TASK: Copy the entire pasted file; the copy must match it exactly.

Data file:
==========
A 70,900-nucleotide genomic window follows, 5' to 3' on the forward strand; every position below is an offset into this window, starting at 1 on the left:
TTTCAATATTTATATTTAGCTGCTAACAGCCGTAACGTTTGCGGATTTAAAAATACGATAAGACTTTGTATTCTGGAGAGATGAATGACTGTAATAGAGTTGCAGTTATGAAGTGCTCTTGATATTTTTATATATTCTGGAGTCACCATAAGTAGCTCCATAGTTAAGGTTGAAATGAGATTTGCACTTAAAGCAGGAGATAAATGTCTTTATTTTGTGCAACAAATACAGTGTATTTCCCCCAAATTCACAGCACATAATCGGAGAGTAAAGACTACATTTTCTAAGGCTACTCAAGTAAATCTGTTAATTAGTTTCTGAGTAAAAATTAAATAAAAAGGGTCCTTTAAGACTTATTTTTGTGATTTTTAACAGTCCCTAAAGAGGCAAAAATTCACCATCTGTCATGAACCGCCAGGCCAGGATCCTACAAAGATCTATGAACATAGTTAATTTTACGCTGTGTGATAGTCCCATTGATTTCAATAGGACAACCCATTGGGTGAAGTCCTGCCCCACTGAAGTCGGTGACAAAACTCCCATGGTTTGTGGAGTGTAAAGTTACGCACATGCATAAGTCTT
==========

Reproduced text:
A 70,900-nucleotide genomic window follows, 5' to 3' on the forward strand; every position below is an offset into this window, starting at 1 on the left:
TTTCAATATTTATATTTAGCTGCTAACAGCCGTAACGTTTGCGGATTTAAAAATACGATAAGACTTTGTATTCTGGAGAGATGAATGACTGTAATAGAGTTGCAGTTATGAAGTGCTCTTGATATTTTTATATATTCTGGAGTCACCATAAGTAGCTCCATAGTTAAGGTTGAAATGAGATTTGCACTTAAAGCAGGAGATAAATGTCTTTATTTTGTGCAACAAATACAGTGTATTTCCCCCAAATTCACAGCACATAATCGGAGAGTAAAGACTACATTTTCTAAGGCTACTCAAGTAAATCTGTTAATTAGTTTCTGAGTAAAAATTAAATAAAAAGGGTCCTTTAAGACTTATTTTTGTGATTTTTAACAGTCCCTAAAGAGGCAAAAATTCACCATCTGTCATGAACCGCCAGGCCAGGATCCTACAAAGATCTATGAACATAGTTAATTTTACGCTGTGTGATAGTCCCATTGATTTCAATAGGACAACCCATTGGGTGAAGTCCTGCCCCACTGAAGTCGGTGACAAAACTCCCATGGTTTGTGGAGTGTAAAGTTACGCACATGCATAAGTCTT